This morning I learned that Speaker Man had a truly not-cool interaction with another black man at one of these meetings several months ago. I learned this as I was on my way out the door because …
Today was a Girls Write Now workshop day. And today’s genre was poetry. And I was thinking about Speaker Man and his shenanigans. So, when it became clear we were going to write poems in the voice of some person or animal or object, I knew I was going to write as Speaker Man. And then I remembered a wonderful poetry exercise I did a few months ago, writing one side of a conversation. Then, after lots of pre-writing and discussion, we got to the “Compelled to Speak” exercise and had to actually craft our poems. And so …
Compelled to Speak
You say you notice a pattern?
In my behavior?
I know myself.
I know what’s in my heart.
Any “pattern” you think
you see —
that’s about you.
I sleep well at night.
I can look in the mirror and like who I see.
Whatever pattern you see,
that’s your imagination.
I have black friends.
I have a black friend.
And if you asked him about me —
How long have I known him?
How do I know him?
Does that matter?
I think you’re straying from —
What’s his name?
Do you think I don’t know his name?
Well, I don’t know his name, exactly,
but we get along fine.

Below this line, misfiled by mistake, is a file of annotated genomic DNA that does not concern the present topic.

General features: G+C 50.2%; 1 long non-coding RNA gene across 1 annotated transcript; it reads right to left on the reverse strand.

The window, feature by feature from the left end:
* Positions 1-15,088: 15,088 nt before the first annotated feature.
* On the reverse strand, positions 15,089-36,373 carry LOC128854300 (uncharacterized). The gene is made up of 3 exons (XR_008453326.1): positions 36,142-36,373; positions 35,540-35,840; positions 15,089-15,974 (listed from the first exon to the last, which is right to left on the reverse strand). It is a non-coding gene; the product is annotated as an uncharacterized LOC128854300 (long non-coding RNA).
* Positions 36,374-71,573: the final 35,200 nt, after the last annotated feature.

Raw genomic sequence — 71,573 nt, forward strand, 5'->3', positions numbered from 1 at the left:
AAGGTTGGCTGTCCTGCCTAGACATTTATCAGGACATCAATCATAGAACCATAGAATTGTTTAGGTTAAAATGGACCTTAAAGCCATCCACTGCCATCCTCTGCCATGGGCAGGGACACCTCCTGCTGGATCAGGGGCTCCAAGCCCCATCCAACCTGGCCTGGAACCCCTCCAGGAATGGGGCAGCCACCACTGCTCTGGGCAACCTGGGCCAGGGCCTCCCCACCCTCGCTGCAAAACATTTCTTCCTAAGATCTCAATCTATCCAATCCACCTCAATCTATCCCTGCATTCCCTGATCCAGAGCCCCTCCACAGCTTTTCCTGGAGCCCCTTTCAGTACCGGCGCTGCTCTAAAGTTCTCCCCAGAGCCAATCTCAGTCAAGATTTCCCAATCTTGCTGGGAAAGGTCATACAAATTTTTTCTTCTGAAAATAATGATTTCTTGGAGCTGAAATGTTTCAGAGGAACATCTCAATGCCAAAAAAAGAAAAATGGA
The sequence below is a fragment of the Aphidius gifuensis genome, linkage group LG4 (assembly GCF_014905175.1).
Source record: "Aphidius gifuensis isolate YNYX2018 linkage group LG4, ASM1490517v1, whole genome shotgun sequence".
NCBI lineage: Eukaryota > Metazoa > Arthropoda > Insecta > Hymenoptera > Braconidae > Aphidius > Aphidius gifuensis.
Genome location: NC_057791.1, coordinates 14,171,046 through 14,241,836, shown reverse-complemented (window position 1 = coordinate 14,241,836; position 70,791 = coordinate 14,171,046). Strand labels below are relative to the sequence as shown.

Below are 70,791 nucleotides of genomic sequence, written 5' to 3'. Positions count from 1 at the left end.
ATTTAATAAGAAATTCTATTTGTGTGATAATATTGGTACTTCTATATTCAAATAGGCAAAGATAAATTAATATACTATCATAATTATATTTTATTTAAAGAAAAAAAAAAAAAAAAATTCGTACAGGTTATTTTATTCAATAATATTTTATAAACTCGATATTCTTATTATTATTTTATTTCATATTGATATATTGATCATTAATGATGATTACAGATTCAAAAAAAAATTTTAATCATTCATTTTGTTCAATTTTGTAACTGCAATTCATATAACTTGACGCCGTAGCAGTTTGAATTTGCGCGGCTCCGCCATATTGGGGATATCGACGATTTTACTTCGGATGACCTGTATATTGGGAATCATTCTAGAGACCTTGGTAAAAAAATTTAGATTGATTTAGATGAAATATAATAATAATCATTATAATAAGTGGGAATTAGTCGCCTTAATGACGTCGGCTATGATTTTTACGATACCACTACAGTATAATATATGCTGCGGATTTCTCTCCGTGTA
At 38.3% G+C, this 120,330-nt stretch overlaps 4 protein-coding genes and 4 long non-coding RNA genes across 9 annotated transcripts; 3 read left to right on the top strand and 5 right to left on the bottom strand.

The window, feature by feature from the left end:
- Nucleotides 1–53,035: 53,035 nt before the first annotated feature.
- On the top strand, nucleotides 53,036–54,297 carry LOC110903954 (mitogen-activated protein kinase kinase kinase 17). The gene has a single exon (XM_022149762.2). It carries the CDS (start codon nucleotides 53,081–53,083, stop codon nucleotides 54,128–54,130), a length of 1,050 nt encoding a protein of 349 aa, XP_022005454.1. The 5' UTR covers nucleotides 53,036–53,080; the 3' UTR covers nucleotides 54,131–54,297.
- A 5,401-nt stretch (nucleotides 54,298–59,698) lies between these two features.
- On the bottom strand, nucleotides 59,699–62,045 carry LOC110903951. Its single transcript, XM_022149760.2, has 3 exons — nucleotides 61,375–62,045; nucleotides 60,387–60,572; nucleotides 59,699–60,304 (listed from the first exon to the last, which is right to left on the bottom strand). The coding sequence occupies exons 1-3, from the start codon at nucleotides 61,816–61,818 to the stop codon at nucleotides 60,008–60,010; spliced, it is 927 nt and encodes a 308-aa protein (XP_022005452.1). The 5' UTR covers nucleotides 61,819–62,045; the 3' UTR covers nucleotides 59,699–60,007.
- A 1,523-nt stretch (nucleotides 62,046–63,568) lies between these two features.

He doesn’t care
what I call him.
Well, I call him “Chief,” or “Boss.”
Well, of course I know your name.
I’ve confused you with Margaret?
Have I? Called you her name?
Talked to you about her program
as if it were yours?
Don’t be so sensitive.
I meet a lot of people.
Sometimes I get confused.
none of this creates a pattern.
Why do you have to make everything about race?
Why are you so angry?
And then we did some small-group reading and discussion and everyone wrote out questions they had about each poem, things they wanted to hear more about. One of the questions I got was: What was the tone on the other side of the conversation? Is it your intention to let the reader decide?
To the second question, yes. Yes, I want the reader to imagine what the other speaker’s tone might be. For the first question, I wrote a second poem during the final workshop activity:
Do I make everything about race?
Okay, maybe. Probably.
But would I have to
if you didn’t shower me in microaggressions?
You’re right — I’m so angry.
I’m always angry.
I’m glad you can hear it.
Do you think
I enjoy making everything about race?
I would rather
talk, just talk.
I would rather live. Just live.
But you brought us here.
You let your inner white supremacist out.
You brought us here.
And you’ve got me by the throat,
so I can’t help but follow.
I’m not particularly fair to Speaker Man here. (Big surprise.) He’ll have to write his own poems if he wants kinder treatment.
I, in all my stubbornly-proud not-a-poet-ness, like both of these. Not because they’re great poems, but because it was a great exercise, thinking about what confronting Speaker Man might have been like was a great way for me to think through yesterday.
It’s the annual Slice of Life Story Challenge, hosted by the wonderful people over at Two Writing Teachers! Every day this month, hundreds of writers will be posting their stories. Head on over and check out the other slices!
FYI: My apologies to anyone who subscribes to the blog who got a message about a different post this morning. You may have clicked over here and found there was no such post. Yes, that would be what happens when I click “publish” instead of “save draft.” I hadn’t written much of that post, and then I went to Girls Write Now and was inspired to write a whole other post, so I’ll get to the “Leland” post tomorrow.